An expert on MDS reviews the biomarker analysis and patient-reported outcomes from the COMMANDS study as well as long-term outcomes from the MEDALIST study.
This is a video synopsis of a discussion featuring Gary J. Schiller, MD, chief of the Hematological Malignancy/Stem Cell Transplantation program at the David Geffen School of Medicine at UCLA Health Jonsson Comprehensive Cancer Center.
In the study by Hayati et al., bone marrow morphology was assessed in patients treated with luspatercept for MDS-associated anemia. As shown previously, luspatercept significantly improves erythroid response versus placebo and erythropoiesis-stimulating agents (ESAs) by weeks 24 and 28.
Here, a significant increase in erythroid precursors was seen in marrow with luspatercept. Downregulation of inflammatory mediators interleukin (IL)-1, IL-1R, interferon, and IL-6 occurred, along with decreased anti-inflammatory IL-10 signaling. The authors conclude luspatercept improves erythropoiesis and decreases bone marrow inflammation in MDS. However, it is unclear if expanded erythropoiesis is from the neoplastic clone or normal polyclonal cells since cytogenetic/molecular studies were not performed.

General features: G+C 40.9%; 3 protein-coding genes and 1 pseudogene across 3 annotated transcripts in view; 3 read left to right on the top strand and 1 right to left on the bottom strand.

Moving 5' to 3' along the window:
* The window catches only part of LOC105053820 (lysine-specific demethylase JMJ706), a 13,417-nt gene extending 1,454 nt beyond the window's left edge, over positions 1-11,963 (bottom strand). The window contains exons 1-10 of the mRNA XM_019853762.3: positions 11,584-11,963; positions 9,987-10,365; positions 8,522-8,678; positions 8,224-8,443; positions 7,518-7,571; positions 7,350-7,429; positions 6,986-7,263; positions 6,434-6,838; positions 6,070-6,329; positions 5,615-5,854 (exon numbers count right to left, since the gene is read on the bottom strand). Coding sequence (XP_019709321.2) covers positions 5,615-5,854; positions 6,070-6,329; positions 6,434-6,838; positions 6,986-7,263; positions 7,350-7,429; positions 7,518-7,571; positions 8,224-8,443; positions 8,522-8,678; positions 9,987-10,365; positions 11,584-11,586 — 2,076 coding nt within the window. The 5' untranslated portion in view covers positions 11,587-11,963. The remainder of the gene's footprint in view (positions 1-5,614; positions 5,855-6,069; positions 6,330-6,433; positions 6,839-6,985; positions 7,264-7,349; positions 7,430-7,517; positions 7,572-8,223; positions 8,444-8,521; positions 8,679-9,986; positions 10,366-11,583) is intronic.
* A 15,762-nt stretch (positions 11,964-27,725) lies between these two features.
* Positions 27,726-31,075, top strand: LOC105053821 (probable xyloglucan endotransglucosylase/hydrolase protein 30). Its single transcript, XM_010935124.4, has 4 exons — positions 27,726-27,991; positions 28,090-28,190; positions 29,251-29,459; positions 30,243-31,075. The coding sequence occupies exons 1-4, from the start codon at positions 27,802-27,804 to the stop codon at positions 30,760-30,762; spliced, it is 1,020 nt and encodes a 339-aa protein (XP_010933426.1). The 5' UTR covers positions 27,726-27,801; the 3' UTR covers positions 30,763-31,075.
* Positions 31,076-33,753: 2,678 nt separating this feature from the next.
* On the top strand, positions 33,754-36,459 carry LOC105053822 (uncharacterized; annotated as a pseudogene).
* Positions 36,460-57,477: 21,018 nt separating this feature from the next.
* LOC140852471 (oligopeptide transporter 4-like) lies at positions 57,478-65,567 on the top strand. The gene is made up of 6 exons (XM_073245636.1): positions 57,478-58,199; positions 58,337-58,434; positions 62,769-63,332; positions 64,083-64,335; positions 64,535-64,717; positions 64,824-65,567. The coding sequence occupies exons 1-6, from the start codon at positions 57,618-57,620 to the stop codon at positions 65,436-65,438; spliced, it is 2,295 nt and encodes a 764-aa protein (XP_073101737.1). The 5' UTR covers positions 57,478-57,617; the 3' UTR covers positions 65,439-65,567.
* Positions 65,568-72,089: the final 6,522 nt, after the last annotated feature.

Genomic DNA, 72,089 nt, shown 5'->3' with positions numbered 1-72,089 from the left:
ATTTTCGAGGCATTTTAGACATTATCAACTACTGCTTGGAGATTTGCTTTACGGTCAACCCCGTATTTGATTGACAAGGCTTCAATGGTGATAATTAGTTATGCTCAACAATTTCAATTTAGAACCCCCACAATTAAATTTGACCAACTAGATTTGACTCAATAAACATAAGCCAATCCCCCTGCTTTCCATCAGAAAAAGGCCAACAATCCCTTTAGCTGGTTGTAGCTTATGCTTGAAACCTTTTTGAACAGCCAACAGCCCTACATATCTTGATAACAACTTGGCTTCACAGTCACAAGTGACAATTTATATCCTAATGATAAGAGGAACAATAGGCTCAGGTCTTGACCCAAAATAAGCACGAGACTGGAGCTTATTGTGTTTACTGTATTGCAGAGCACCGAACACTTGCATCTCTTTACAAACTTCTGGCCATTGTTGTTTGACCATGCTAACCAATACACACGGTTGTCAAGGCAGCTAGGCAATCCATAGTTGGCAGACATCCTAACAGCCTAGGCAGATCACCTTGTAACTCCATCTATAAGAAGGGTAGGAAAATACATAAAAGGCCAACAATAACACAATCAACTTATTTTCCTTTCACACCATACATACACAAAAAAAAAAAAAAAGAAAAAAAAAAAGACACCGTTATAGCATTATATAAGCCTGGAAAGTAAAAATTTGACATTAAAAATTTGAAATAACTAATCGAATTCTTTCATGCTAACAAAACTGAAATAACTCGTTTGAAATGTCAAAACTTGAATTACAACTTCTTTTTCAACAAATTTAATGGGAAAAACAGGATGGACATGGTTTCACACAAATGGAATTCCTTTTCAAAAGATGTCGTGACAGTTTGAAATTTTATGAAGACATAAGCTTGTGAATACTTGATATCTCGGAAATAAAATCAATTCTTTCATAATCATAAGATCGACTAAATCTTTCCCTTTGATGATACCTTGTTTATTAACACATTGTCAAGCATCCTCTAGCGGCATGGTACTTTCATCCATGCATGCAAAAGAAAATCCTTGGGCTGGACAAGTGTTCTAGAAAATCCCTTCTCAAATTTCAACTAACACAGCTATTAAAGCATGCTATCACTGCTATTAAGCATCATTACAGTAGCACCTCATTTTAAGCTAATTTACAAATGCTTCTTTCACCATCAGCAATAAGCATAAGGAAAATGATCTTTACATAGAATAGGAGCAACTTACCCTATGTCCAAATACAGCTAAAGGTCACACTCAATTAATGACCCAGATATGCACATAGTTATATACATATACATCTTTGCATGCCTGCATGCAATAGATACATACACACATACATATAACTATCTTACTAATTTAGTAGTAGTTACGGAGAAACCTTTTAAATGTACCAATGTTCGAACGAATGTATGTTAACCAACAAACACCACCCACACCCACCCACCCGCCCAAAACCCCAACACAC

In another study, Oliva et al. examined patient-reported outcomes from the phase 3 MEDALIST trial randomizing lower risk, transfusion-dependent MDS patients not previously treated with ESAs to luspatercept versus epoetin alfa. As published, luspatercept led to significantly higher transfusion independence rates. Here, quality of life by EORTC-QLQ-C30 instrument was a secondary objective.
As expected, quality of life improvement was superior with luspatercept versus epoetin including sustained effects. However, it is unclear if effects were limited to responding patients with decreased transfusion dependence/independence or accrued regardless of measurable erythroid response. Longer follow up and more granular data are needed to determine if potential anti-inflammatory effects of luspatercept increase quality of life beyond directly improving anemia.
In an extension study, Santini et al. evaluated longer term outcomes of luspatercept beyond the original MEDALIST trial. Over half of lower risk, ESA-refractory/relapsed MDS patients treated with luspatercept for >2 years maintained red blood cell transfusion independence, some for over a year with no significant new safety signals.
*Video synopsis is AI-generated and reviewed by Targeted Oncology editorial staff.